U.S. To Ban Commercial Trade Of Elephant Ivory

The U.S. government has announced new restrictions in the trade of African elephant ivory. Imports and exports are banned and sales are limited to antiques at least 100 years old. It's part of a broader effort to protect elephants and other animals from escalating illegal wildlife trade.

Copyright © 2014 NPR. For personal, noncommercial use only. See Terms of Use. For other uses, prior permission required.

STEVE INSKEEP, HOST:

We heard elsewhere in our program that conservation experts are meeting in London this week to try to crack down on the trade in illegal wildlife. Here in Washington, the White House announced yesterday new restrictions on the import and sale of African elephant ivory.

NPR's Elizabeth Shogren reports.

ELIZABETH SHOGREN, BYLINE: Elephant ivory goes for $1,500 a pound. Rhino horn is worth its weight in gold - $45,000 a pound. Dan Ashe heads the federal Fish and Wildlife Service.

DAN ASHE: What we're seeing now is growth of syndicated organized criminal traffickers. The same people who are dealing in drugs and weapons and in some cases human trafficking.

SHOGREN: Ashe says it's having devastating impacts on some of the world's most magnificent and treasured creatures. An estimated 35,000 African elephants were killed in 2012.

ASHE: Unless we do something, we're looking at the very real possibility of extinction. Rhinos are in even worse shape.

SHOGREN: Ashe says the crisis these animals face is why the United States is banning all commercial imports of African elephant ivory - even antiques. Selling ivory -except for certified antiques, across state lines - also will be prohibited.

Antiques must be at least 100 years old. And sellers must be able to prove this. And hunters will be limited to bringing back two tusks or elephant heads as trophies from their safaris.

Wildlife advocates praised the announcement. Cristian Samper is president of the Wildlife Conservation Society. He predicts it will substantially reduce the U.S. market for ivory. Samper says that's good for elephants.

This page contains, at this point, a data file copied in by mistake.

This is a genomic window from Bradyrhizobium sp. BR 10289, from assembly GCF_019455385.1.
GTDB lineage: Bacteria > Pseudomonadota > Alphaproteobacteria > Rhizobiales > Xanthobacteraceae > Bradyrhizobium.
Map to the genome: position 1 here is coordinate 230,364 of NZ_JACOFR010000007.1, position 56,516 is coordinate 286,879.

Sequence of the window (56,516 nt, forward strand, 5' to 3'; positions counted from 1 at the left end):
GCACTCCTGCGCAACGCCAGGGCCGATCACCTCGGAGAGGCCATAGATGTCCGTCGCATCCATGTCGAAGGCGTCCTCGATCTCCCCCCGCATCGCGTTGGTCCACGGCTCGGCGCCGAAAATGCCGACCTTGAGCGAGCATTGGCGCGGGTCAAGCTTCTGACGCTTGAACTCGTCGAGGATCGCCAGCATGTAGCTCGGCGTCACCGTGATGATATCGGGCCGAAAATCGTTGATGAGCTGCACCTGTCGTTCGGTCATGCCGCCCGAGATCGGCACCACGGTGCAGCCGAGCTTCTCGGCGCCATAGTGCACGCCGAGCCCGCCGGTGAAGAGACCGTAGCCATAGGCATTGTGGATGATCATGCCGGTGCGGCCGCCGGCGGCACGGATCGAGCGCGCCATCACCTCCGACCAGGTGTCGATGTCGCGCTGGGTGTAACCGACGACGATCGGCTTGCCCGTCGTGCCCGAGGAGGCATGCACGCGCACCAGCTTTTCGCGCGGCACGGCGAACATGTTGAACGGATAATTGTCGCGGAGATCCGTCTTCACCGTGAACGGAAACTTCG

CRISTIAN SAMPER: Because every time you buy a piece of ivory, that piece of ivory came from an elephant that was killed.

SHOGREN: The U.S. ivory ban comes on the eve of international meetings in London on wildlife trafficking. Samper believes the U.S. commitment will encourage other countries to make similar pledges later this week.

Elizabeth Shogren, NPR News, Washington.

Copyright © 2014 NPR. All rights reserved. No quotes from the materials contained herein may be used in any media without attribution to NPR. This transcript is provided for personal, noncommercial use only, pursuant to our Terms of Use. Any other use requires NPR's prior permission. Visit our permissions page for further information.

NPR transcripts are created on a rush deadline by a contractor for NPR, and accuracy and availability may vary. This text may not be in its final form and may be updated or revised in the future. Please be aware that the authoritative record of NPR's programming is the audio.

Comments

 

Please keep your community civil. All comments must follow the NPR.org Community rules and terms of use, and will be moderated prior to posting. NPR reserves the right to use the comments we receive, in whole or in part, and to use the commenter's name and location, in any medium. See also the Terms of Use, Privacy Policy and Community FAQ.